He summoned the official and asked to be taken to the cemetery; at least he would like to commune with the Sages of generations past. "You didn't understand what I was saying to you," he explained. "In your yeshiva, as I overheard the students studying, they were quoting the Sages of bygone years as if they were still alive: 'Rabbi Akiva says, Maimonides rules, the Hatam Sofer elucidatesâ€¦' In our town, these luminaries are not even known; they are dead and buriedâ€¦."
Moses may have been frustrated in his generation, but he is the greatest light of all the generations. His burial place is unknown because he is not buried anywhere: wherever people study the Torah, both the written and the oral, Moses lives. We began Rosh Hashana with our vision of God's universal Kingship, and our Divinely given charge to bring the message of the Bible - a God of love, compassion and peace - to the world. Yom Kippur is our day of forgiveness, when God demonstrated His unconditional love by giving us the Second Tablets, a second chance to undo our sin of worshiping the Golden Calf, another opportunity to bring Torah into the world.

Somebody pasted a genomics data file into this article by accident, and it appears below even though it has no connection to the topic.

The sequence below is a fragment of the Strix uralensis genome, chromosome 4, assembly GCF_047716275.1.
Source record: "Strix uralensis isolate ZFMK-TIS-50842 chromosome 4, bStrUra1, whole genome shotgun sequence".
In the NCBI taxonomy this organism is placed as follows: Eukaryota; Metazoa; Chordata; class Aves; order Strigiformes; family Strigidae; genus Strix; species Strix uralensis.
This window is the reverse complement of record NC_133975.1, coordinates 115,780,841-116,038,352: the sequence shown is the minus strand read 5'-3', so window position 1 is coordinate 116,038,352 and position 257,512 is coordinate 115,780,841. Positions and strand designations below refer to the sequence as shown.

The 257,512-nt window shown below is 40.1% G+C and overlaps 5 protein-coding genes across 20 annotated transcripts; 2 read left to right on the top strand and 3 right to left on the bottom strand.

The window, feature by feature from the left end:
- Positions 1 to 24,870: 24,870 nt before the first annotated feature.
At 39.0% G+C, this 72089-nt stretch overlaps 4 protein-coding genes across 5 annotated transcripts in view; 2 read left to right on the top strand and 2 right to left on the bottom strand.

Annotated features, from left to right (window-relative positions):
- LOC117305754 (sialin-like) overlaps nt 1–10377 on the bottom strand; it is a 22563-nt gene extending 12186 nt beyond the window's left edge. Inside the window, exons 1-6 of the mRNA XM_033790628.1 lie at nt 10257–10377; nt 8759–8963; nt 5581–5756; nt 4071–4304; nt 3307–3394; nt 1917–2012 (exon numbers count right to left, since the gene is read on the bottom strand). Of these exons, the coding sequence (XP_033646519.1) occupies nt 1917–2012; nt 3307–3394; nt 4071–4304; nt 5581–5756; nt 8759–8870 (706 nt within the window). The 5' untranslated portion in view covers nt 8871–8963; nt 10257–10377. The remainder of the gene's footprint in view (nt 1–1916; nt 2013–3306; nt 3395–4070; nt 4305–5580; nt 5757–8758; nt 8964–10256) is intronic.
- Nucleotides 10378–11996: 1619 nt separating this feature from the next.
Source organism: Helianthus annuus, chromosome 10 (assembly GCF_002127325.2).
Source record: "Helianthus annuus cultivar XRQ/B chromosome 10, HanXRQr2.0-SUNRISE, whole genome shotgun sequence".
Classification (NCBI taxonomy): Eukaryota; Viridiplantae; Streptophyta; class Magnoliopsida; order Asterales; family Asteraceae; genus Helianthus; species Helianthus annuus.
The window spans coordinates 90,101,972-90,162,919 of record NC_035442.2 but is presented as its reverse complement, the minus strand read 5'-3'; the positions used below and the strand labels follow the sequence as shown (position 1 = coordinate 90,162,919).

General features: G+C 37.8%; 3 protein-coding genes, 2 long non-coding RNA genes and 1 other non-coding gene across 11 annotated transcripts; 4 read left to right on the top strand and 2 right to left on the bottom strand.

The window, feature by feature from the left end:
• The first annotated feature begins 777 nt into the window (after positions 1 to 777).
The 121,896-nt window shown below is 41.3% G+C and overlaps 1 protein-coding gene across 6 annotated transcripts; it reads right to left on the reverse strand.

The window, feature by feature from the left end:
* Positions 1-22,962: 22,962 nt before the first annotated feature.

Succot, the Feast of Tabernacles, enjoins every home to erect a mini-Tabernacle, symbolic of the Holy Temple, to which the nations of the world will eventually flock to hear God's Torah from Jerusalem. And Simhat Torah reminds us that all who labor in the vineyard of Torah participate in eternity and in the eternal vision of our faith, as symbolized by Moses, who is never buried but continues to live on in the Torah he received from God. An eternal nation with an eternal Torah dare not become frustrated because of a setback in a specific generation.
The writer is the founder and chancellor of Ohr Torah Stone Colleges and Graduate Programs, and chief rabbi of Efrat